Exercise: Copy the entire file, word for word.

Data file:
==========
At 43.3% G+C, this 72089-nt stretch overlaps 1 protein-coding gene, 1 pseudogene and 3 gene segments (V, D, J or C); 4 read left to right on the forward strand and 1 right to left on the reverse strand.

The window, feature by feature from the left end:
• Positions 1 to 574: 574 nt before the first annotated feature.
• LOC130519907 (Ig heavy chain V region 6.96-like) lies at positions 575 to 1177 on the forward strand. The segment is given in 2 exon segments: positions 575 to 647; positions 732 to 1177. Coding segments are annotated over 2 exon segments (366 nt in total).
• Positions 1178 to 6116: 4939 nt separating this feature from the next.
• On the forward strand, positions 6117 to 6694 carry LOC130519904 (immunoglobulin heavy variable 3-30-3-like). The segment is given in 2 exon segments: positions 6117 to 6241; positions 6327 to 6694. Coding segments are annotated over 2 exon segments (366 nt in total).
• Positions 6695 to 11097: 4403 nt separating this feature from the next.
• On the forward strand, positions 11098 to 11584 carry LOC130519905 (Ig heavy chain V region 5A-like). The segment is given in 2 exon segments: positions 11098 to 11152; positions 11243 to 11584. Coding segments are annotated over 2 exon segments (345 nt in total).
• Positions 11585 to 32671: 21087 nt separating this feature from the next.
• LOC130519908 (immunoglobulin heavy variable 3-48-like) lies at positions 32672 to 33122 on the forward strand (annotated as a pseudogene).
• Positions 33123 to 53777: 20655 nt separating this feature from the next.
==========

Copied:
At 43.3% G+C, this 72089-nt stretch overlaps 1 protein-coding gene, 1 pseudogene and 3 gene segments (V, D, J or C); 4 read left to right on the forward strand and 1 right to left on the reverse strand.

The window, feature by feature from the left end:
• Positions 1 to 574: 574 nt before the first annotated feature.
• LOC130519907 (Ig heavy chain V region 6.96-like) lies at positions 575 to 1177 on the forward strand. The segment is given in 2 exon segments: positions 575 to 647; positions 732 to 1177. Coding segments are annotated over 2 exon segments (366 nt in total).
• Positions 1178 to 6116: 4939 nt separating this feature from the next.
• On the forward strand, positions 6117 to 6694 carry LOC130519904 (immunoglobulin heavy variable 3-30-3-like). The segment is given in 2 exon segments: positions 6117 to 6241; positions 6327 to 6694. Coding segments are annotated over 2 exon segments (366 nt in total).
• Positions 6695 to 11097: 4403 nt separating this feature from the next.
• On the forward strand, positions 11098 to 11584 carry LOC130519905 (Ig heavy chain V region 5A-like). The segment is given in 2 exon segments: positions 11098 to 11152; positions 11243 to 11584. Coding segments are annotated over 2 exon segments (345 nt in total).
• Positions 11585 to 32671: 21087 nt separating this feature from the next.
• LOC130519908 (immunoglobulin heavy variable 3-48-like) lies at positions 32672 to 33122 on the forward strand (annotated as a pseudogene).
• Positions 33123 to 53777: 20655 nt separating this feature from the next.